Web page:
CONTRAST: Luminance contrast is the difference in brightness between a foreground (what you are looking at) and its background (e.g., a high contrast situation occurs when a black object is on a yellow background). Light-dark contrast is the amount of light reflected off of different areas of similar surfaces (e.g., a wall corner may stand out because light will strike one side differently from the other, making one side brighter).

CONTRAST SENSITIVITY: Ability to detect differences in grayness and background. Because more of the retina is used in discriminating contrast, it may be a better test of visual function, since it utilizes more than central visual acuity.

CONVERGENCE: Movement, as an object approaches, of both eyes toward each other in an effort to maintain fusion of separate images.

CORNEA: The transparent tissue at the front of the eye that is curved to provide most of the eye’s refractive power.

CORNEAL DEFECTS/DISEASE: Clouding of the cornea; certain metabolic diseases, trauma, infectious diseases, nutritional deficiencies, and environmental situations may cause the clouding.

CORTICAL/CEREBRAL VISUAL IMPAIRMENT: Temporary or permanent visual impairment caused by the disturbance of the posterior visual pathways and/or the occipital lobes of the brain. The degree of vision impairment can range from severe visual impairment to total blindness. Nystagmus is not usually observed in children with CVI. The degree of neurological damage and visual impairment depends upon the time of onset, as well as the location and intensity of the insult. It is a condition that indicates that the visual systems of the brain do not consistently understand or interpret what the eyes see. Functional vision problems include:

CRYSTALINE LENS: The eye’s natural lens. A transparent biconvex intraocular tissue that helps bring rays of light to a focus on the retina.

CYTOMEGALOVIRUS (CMV): A virus that may occur prior to birth or at any age. CMV is the most common of the infections that occur prior to delivery. It can range in severity from a silent infection with no consequences, to a disease manifested by fever, hepatitis, and in newborns, severe brain damage or stillbirth. Effects on vision include chorioretinitis (inflammation of the choroid and retina) and microphthalmia (small eyes).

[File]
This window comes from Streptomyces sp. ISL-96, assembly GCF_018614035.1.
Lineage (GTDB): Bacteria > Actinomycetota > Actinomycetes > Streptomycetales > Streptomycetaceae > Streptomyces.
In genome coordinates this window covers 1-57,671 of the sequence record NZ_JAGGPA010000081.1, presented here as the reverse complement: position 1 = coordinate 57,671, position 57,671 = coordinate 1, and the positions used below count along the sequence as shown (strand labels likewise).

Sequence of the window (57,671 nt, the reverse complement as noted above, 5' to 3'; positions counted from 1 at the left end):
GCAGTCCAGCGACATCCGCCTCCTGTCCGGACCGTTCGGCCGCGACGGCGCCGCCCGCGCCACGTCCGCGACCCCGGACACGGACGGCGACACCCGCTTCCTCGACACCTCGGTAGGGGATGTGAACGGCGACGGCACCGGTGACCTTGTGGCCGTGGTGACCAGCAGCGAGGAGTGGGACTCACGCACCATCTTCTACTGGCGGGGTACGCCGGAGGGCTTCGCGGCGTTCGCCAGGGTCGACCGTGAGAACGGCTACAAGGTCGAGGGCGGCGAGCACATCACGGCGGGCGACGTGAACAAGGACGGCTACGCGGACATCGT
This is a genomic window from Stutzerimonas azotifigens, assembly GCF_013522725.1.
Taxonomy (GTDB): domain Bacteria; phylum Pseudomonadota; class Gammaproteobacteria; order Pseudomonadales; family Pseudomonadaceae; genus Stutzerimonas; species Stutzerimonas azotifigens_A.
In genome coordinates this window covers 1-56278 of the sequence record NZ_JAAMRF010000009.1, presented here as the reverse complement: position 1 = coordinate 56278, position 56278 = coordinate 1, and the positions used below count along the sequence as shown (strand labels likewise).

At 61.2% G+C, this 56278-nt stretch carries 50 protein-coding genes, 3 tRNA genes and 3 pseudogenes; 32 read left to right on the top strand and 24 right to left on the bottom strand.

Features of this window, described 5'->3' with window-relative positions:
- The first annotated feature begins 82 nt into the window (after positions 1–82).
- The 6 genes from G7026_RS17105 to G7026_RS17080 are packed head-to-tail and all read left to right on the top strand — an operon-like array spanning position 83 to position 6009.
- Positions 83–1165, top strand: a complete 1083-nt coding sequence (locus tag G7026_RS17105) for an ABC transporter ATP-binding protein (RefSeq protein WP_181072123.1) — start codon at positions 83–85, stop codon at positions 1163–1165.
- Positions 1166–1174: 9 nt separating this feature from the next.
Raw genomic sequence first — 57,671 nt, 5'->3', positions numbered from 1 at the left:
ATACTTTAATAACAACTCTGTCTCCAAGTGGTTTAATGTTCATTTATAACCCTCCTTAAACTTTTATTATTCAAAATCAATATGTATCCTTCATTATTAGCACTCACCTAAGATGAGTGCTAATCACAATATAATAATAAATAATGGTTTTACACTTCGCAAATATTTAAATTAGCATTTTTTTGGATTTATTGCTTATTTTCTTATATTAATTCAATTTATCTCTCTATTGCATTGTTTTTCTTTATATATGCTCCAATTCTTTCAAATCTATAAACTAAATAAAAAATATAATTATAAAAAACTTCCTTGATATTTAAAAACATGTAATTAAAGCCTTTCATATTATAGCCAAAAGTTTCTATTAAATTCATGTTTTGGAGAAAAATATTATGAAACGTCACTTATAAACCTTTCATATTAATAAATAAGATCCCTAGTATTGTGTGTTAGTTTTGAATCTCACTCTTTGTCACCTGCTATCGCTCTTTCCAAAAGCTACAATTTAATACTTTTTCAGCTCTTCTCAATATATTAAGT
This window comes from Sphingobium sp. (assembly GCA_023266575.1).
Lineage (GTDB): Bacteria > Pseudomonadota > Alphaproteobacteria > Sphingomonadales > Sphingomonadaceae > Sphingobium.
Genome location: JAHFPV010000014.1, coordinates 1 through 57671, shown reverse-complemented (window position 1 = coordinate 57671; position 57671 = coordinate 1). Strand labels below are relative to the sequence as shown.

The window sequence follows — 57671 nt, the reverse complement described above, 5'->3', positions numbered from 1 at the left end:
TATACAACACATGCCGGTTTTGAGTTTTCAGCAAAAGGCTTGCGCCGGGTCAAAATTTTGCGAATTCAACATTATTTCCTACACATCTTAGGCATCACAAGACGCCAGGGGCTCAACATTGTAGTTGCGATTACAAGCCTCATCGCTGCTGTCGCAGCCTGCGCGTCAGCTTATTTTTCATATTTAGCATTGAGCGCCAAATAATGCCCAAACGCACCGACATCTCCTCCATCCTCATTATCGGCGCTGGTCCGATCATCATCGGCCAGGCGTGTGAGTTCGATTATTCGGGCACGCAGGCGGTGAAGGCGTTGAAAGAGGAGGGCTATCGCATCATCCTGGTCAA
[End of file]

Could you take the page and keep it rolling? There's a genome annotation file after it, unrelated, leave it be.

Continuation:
DELAYED VISUAL MATURATION: Condition in which a child does not use vision during the first few months of life. A magnetic resonance imaging study will not reveal abnormalities. Nystagmus may be present and the delay in visual function may be related to anterior visual pathway abnormalities. Visual function generally develops at 6-12 months with continued improvement by two to three years of age.

DIOPTER: Unit to designate the refractive power of a lens.


ECCENTRIC VIEWING: Visual abnormality in which a retinal area other than the fovea is used for visual fixation. Vision within the peripheral or patchy surrounding regions is used when fixating eccentrically.

ENUCLEATION: Removal of the eyeball, leaving eye muscles and remaining orbital contents intact.

ESOTROPIA: Misalignment of eye in which one or both eyes deviate inward.

EXOTROPIA: Misalignment of eye in which one or both eyes deviates outward (away from nose).


FARSIGHTEDNESS (HYPEROPIA): A refractive error caused by an eyeball that is too short; corrected with a plus (convex) lens.

FIELD LOSS: An inability to see part of an area of view when looking straight ahead, measured in degrees from the fixation point.

FIGURE-GROUND: Ability to sort out single figures (e.g., picture, person, event, and object) from a background, and elements of a scene that are at different distances from the eye.

FIXATING: Coordinating eye movements to enable an image to focus on the fovea.

FORCED CHOICE PREFERENTIAL LOOKING TEST: A means of testing the vision of nonverbal or preverbal children in which patterned stimuli are presented and the movement of the individual’s eyes is noted to determine resolution acuity.

FOVEA: Center of the macula that has the highest concentration of cones in the eye, resulting in the sharpest vision.

FUNCTIONAL VISION ASSESSMENT: An assessment of an individual’s use of vision in a variety of tasks and settings that include measures of near and distance vision; eye movement; and responses to specific environmental characteristics such as light and color. The assessment report includes recommendations for instructional procedures, modifications-adaptations, and additional tests.


GLAUCOMA: Group of diseases characterized by an increase in intraocular pressure associated with a buildup of aqueous fluid that may cause damage to the retina and the optic nerve and eventual visual field defects if left untreated. Pressure can be reduced with medication, surgery, or both. Functional vision problems include:


HEMIANOPSIA (Hemianopia): Non-seeing area in the right or left half of the visual field.